What a year 2022 has been for writer Julia May Jonas. In February, Simon & Schuster released her acclaimed debut novel, Vladimir. Now, Lincoln Center Theater’s LCT3 presents the world premiere of his play Your personal exegesisrunning until December 31st. Here, she talks to us about this new work, which our critic called “a simmering confession that gently but insistently pulls you deep inside.”
Your personal exegesis, for some, can be a scary title. How would you describe the show in your own words?
The play uses the loose form of a church service to tell the story of a young pastor’s fall from grace. The show is a memory game – both collectively and individually – and I wanted to use the form of a report to consider how we remember certain events and stories – in fits and starts, images, imagined scenes, musically, with outsized emotional moments that frame perhaps more great of them, expressionistic gestures and gaps where we can’t quite fill in the details.
Exegesis is a religious term for critical analysis (although now often used in secular contexts), and the show explores questions of interpreting past events, as opposed to stories of the Christian religion (which is also a building block of the art West) and how our foundational histories interact with the cultural foundational histories that many grew up with. I think I just made the comedy scarier, so I’ll also describe it as a comedy with an emotional center and beautiful music by Brian Cavanagh-Strong.
What prompted you to write this comedy? How did you discover the story and the characters?
My grandfather was a lapsed minister who renounced his faith, and I am, in turn, a church organist’s daughter who grew up in the church: singing, playing my violin, entering competitions, sitting in the booth of the organ during services, doing my homework while my mother practiced. As my character Beatrice states, I was always there.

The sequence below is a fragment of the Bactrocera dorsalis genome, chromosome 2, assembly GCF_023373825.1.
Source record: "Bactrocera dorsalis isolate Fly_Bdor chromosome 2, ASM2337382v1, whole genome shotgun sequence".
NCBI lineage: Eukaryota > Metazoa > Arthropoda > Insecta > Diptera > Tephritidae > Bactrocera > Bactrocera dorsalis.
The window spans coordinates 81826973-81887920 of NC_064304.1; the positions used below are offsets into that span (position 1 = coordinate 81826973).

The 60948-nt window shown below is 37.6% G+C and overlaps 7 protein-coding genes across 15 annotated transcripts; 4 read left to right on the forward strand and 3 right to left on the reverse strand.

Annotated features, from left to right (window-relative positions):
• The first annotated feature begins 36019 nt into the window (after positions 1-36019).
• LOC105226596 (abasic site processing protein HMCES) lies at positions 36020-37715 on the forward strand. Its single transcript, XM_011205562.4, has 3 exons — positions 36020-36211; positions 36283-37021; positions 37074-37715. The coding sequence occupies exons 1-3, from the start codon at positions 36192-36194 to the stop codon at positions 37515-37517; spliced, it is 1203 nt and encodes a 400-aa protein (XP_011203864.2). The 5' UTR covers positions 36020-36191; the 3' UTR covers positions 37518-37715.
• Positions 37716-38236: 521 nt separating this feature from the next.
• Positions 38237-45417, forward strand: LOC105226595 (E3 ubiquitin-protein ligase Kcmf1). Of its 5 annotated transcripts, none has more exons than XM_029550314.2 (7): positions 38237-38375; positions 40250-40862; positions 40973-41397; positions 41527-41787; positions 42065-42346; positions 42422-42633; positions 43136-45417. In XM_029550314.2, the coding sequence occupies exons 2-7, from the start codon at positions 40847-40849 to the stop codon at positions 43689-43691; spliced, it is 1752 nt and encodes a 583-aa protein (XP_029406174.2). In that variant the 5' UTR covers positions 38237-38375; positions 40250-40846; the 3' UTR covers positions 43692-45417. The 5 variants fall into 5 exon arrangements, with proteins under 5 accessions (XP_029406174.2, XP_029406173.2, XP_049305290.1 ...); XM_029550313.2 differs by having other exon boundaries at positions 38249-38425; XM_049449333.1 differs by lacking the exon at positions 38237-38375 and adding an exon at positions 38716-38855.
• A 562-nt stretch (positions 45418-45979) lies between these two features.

Being a church employee, especially one who is responsible for putting on the show, is a very different experience than going to church. There’s a skepticism and humor that creeps in, and it’s helped by my grandfather’s perspective and the fact that my father isn’t a believer. So the setting has always been one that I wanted to explore. It felt like a release to allow me to introduce and play with that world.
And when it comes to the story, I’m consistently drawn to featuring morally ambivalent women who are in conflict with themselves. Kat, the young shepherdess is that woman for me: deeply flawed, interested in what she sees in goodness, and at the same time interested in corrupting that goodness. I wanted to write a sexual attraction that the audience could feel before anything was explicitly said or done. And I wanted to write about the potential dangers of believing our emotions, which I could talk about a lot! But this is very prevalent with all teenagers in comedy.
You see a line between the themes of your novel Vladimir and none of the situations inside Exegesis?
Decidedly. They are both about how desire, and the narratives we create around desire, can distort our sense of reality. Reality is hard enough to grasp at any point in one’s life, but certain situations can really take us away from ourselves and our internal compasses and cause real harm.
How does your work as a playwright inform your fictional writing and vice versa?
I think they make each other more who they are. I want my theater work to feel alive, theatrical, dependent on an audience. I am Brechtian, I want the audience to always know that they are watching a play with real people in front of them (the most amazing mental trick in theatre, the one we do with our disbelief from the moment we sit down in a chair and agree that people acting two meters away from us are actually other people, that’s always great for me). I want to see virtuosity, provide excellent roles for actors to amaze people with, use music, dance and theatrical imagery, think about duration, do things that no other form can do, because they don’t require as much presence to perform. A novel is about collusion with someone’s thoughts and offers a deep inside, the possibility of insights and intimacies, very different from writing for plays.
You started the year with the publication of your novel; you’re running out of it with comedy production. How was everything you experienced? How do you feel now?
It’s been a good year. I usually feel dizzy and have a strand of gray hair where it wasn’t before. Making the work is the best part for me, showing it and making it meet the public, the hardest part. I’m quite introverted, sensitive and prone to feeling overextended, even when I know I should just be happy. Having said that, my God: I am so grateful: to have a play produced in New York is like being struck by lightning, and the same with the reception and recognition of Vladimir. I am so indebted and grateful to everyone who believed, supported and brought their artistry into my work to bring it to life. And now I can’t wait to get back to writing.